My PM Vision & Values
20 Practices & Attitudes That Might Help You Become a Better Project Manager
Here are some bits of Project Management (PM) wisdom I’ve accumulated over the years. I can trace each of them to a PM trauma, scar, hard-won victory, or a behavior pattern that seemed to consistently produce good results. I hope you find these valuable! And I look forward to seeing your comments posted below.
Below is a summarized list of the 20 Practices & Attitudes that make up My PM Vision & Values. Full descriptions, examples, and war stories are provided for each of these in the PDF. If these look interesting to you, I recommend you download the full, 9-page document and review it. The please return here and post your Comments. I look forward to hearing from you!
Summary: 20 Practices & Attitudes That Might Help You Become a Better Project Manager
- Hire the best, most experienced people you can.
- Encourage team members to speak up and make themselves heard when they see something’s going wrong.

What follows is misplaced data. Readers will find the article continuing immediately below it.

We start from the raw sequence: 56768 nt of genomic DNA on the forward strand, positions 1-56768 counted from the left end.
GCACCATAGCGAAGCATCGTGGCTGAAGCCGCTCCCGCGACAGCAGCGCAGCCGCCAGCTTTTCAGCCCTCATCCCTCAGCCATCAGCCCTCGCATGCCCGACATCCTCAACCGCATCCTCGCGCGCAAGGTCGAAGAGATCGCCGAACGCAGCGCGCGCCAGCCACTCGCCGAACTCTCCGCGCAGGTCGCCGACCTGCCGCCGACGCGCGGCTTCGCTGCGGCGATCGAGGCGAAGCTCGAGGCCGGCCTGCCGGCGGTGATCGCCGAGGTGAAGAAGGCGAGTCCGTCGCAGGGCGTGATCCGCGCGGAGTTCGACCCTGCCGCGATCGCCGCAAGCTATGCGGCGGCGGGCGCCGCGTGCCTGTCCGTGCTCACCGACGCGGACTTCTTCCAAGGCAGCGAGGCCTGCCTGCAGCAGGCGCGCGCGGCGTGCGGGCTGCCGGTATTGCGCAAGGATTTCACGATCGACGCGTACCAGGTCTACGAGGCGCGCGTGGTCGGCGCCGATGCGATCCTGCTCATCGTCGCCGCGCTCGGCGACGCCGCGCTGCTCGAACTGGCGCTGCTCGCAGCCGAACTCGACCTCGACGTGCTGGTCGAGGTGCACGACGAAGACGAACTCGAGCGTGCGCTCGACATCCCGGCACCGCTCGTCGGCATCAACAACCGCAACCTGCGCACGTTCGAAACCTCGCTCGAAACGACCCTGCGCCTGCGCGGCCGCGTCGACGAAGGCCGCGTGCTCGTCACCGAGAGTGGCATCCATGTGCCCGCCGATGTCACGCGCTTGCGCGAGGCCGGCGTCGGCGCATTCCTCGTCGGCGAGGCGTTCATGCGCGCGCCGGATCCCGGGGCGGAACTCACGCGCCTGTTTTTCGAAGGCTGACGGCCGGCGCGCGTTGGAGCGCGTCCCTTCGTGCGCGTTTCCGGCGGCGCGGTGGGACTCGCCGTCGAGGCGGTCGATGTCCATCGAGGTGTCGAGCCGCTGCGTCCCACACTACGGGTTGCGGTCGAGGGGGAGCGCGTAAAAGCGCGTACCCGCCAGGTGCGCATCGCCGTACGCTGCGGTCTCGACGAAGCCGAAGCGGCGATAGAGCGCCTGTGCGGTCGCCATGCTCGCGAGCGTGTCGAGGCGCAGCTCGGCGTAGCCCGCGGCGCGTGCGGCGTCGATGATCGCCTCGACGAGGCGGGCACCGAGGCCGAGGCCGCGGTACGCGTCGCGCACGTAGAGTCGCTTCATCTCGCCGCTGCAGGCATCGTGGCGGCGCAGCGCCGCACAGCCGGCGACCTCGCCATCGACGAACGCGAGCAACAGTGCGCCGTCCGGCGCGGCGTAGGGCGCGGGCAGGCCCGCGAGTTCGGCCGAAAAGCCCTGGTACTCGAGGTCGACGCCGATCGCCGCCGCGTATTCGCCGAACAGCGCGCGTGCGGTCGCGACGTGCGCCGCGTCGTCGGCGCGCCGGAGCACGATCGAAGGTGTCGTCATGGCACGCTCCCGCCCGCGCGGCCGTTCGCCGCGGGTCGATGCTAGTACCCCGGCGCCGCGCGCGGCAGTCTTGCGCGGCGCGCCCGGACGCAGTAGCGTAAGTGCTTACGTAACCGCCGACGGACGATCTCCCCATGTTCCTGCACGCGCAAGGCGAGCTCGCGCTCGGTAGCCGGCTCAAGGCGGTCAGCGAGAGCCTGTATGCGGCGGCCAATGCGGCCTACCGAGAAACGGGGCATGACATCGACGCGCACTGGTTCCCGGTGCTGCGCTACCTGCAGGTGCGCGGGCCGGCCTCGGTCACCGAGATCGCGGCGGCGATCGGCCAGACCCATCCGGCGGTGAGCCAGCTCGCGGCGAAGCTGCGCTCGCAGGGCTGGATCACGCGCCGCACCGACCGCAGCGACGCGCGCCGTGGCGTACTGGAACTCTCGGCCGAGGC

- Do any menial work that’s needed to keep your team moving.
- Know your project life cycle cold.
- Continually sell the value of your project’s systematic, iterative life cycle to sponsors and stakeholders.
- Don’t let your sponsors get out of making the tough decisions.
- Always create some sort of blueprint, design, flowchart, system specifications, outline, or other detailed “on paper” description of your finished product before you build the real thing.
- Make sure your sponsors provide or, at the very least, approve all the experts on the team.
- Protect your project team members.
- Fight for enough time to do things right.
- Know when to give in.
- Understand that the brain is a physical mechanism that needs to be rested to work properly.
- Stay humble about your PM. And accept this in your heart: PM is overhead.
- Step into the fear.
- Be on the lookout for team members who are in pain and help them find ways to eliminate it.
- Think of yourself as a switchboard.
- Fight for what’s right.
- Insist that the sponsor (customer) sign off and approve deliverables as they are evolving.
- Develop a sense of humor and a “willful suspension of disbelief.”
- Plan, plan, and re-plan.
For full descriptions of each, download the 9-page PDF document. Then post your comments below.